Credit cards are here to stay; the modern customer craves the convenience of paying with credit cards – even for B2B payments. There are many benefits to accepting credit cards, but it also comes with a cost. Understanding credit card processing fees can be a challenge; this post is your guide to breaking down and understanding your credit card processing fees.
Types of fees
The first thing you need to know is that there are different types of credit card processing fees:
- Processing fees: calculated on each transaction (i.e. discount rate, non-qualified rate, card brand fee).
- Situational fees: charged when an event like a chargeback occurs (i.e. cancellation fee, chargeback fee, international fee).
- Fixed fees: added on top of the processing fees (i.e. annual fee, monthly fee, network access fee).
Some fees are necessary, while others negotiable. A good rule of thumb is to always ask your payment provider if you can negotiate fees.
What does it depend on?
Credit card processing fees depend on a number of factors:
- Industry: If your business is deemed high risk, it will translate to an increased fee.
- Type of transaction: Your fees are also dependent on how you accept the credit card payment. Your fees are lower when you swipe the card through a traditional terminal in-store, compared to when you process an online transaction or key in a phone or mail order.
- Credit card types: Each credit card has a different interchange rate, the “cost” of a card if you will. For example, a basic, no rewards credit card will cost less to accept than a rewards card.
- Processing volumes: As your processing volume increases, you’re eligible for customized fees that are typically lower.
- To learn more, here is the full history of credit card payments.
Watch out for these tactics that shady payment processors may try to sneak by you:
- Qualified rate promotion: Some payment processors may use the qualified rate (lowest possible rate) to get you to sign up. This is misleading because not all of your transactions will fall into that category, so your statement will undoubtedly be higher than you expect.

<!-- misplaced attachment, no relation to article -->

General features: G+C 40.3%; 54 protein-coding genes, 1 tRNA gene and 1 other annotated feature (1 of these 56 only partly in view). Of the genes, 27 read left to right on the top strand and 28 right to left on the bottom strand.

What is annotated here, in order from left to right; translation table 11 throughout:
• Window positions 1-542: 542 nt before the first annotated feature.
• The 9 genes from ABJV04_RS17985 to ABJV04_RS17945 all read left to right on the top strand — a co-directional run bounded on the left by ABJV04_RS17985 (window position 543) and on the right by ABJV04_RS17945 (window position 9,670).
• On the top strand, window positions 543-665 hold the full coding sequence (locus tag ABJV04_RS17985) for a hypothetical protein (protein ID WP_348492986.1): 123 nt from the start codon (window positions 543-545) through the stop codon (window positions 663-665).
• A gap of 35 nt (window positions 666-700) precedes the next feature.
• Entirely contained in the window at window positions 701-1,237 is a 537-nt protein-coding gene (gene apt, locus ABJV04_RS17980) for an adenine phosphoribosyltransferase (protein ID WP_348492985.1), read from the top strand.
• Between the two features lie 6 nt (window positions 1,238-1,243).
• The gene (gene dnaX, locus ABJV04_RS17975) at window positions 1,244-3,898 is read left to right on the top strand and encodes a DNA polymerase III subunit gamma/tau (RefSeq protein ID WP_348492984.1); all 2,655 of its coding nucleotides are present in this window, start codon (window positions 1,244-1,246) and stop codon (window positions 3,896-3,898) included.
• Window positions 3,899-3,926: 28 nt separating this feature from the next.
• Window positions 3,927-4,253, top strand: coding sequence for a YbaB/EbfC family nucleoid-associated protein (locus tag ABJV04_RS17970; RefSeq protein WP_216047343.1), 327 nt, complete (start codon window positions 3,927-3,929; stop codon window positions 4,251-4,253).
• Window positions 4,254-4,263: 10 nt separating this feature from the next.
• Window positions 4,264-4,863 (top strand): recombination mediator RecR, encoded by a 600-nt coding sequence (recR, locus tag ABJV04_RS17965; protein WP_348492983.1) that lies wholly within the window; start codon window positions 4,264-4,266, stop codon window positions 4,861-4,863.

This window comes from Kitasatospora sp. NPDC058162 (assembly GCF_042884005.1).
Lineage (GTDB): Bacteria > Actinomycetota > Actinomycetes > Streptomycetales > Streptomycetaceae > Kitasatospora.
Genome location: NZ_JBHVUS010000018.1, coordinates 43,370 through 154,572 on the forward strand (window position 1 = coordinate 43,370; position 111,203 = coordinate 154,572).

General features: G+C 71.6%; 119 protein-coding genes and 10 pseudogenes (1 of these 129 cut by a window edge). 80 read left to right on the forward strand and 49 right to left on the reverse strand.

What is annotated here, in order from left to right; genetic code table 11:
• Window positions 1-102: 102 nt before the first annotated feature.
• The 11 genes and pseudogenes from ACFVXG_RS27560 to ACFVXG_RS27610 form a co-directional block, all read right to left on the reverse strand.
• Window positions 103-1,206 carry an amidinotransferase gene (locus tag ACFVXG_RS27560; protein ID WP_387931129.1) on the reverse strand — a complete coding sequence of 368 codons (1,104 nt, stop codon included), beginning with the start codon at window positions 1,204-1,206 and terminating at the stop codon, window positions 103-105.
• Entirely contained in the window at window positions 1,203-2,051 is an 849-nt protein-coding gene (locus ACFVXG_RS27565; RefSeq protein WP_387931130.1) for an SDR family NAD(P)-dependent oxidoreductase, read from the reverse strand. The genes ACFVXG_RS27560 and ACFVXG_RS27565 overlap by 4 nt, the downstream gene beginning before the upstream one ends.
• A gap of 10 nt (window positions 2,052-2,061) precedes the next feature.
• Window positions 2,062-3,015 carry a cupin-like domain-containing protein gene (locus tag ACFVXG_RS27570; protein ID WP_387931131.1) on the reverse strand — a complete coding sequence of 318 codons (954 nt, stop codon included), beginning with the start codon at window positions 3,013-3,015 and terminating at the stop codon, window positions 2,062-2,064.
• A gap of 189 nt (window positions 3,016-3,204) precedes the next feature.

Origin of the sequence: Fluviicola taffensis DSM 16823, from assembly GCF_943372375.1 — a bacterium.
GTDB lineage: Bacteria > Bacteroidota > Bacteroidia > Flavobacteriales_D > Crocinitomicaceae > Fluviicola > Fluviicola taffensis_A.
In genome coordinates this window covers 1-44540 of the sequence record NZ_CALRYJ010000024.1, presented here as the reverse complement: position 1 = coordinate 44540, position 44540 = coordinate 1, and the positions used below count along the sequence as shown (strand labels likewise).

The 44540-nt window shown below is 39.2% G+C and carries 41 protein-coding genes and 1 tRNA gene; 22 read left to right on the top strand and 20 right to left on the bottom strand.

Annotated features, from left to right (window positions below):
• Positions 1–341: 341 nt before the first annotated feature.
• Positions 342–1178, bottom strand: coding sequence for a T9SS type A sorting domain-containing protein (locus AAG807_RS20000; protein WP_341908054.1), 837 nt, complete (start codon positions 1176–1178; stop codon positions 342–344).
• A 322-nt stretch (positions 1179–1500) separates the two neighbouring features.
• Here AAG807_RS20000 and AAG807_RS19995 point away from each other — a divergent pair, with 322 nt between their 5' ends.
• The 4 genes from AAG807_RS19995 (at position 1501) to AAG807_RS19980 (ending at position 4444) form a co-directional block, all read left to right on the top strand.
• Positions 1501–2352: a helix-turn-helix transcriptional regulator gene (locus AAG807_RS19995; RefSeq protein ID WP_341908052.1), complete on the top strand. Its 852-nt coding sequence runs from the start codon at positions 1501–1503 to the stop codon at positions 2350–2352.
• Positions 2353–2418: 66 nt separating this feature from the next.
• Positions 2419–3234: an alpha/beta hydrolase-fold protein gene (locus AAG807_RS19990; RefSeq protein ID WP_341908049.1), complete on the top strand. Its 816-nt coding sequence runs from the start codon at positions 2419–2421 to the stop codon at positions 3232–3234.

- Undisclosed fees: Some payment processors have extremely confusing statements that are hard to decipher, riddled with hidden fees that you weren’t aware you would be charged. Make sure your processor explicitly outlines exactly what you’ll be paying for as well as the complete terms of your agreement.
Payment processors typically use the below five different pricing models which mix and match processing fees.
- Interchange plus: You pay the interchange rate of the card, a transparent markup (fixed percentage), and a per transaction fee that’s set by the processor.
- Interchange differential: You pay the qualified rate, the non-qualified fee (fee charged for anything other than a basic card or a card not present transaction), the card brand fee, and the interchange differential fee.
- Flat: You simply always pay a flat, fixed percentage. This pricing structure does not service high-processing businesses well because the flat rate stays the same, so the more you process, the more you pay.
- Tiered: This structure categorizes transactions into tiers, each corresponding to a fee – and to make things more confusing, the fees are not standard across processors. There can be many tiers but the most common three are qualified, mid-qualified, and non-qualified.
- Billback/ERR: You pay a flat rate on the first statement for all transactions and then a second charge on the next bill for all the transactions that were greater than that initial flat rate.
|Card brands||Better known as credit and debit card companies, card brands govern bank card policies, monitor processing activity, and oversee the clearing and settlement of transactions.||Card brand fee|
|Acquiring bank||The acquiring bank solicits, underwrites, and owns the merchant’s account. They transmit information to the card brands to facilitate credit card transactions.||Transaction fee|
|Issuing bank||An issuing bank is a financial institution that issues the credit cards on behalf of card brands, sends credit cards statements, and offers credit. They are the ones that approve or decline a credit card transaction.||Interchange fee|
|Payment processors||Payment processors partner with acquiring banks, allowing merchants to accept credit cards from different brands, issuers, and networks with just one account.||Processor markup|
Once all the fees are deducted from the transaction, the remaining amount is typically deposited into the merchant’s account within 1-2 business days.
It’s important to understand what you pay to get paid so you know the true overhead of your business and whether you’re paying a fair rate.
A Merchant’s Breakdown of Credit Card Processing Fees was originally published on Due Payments Blog by Alice Chen.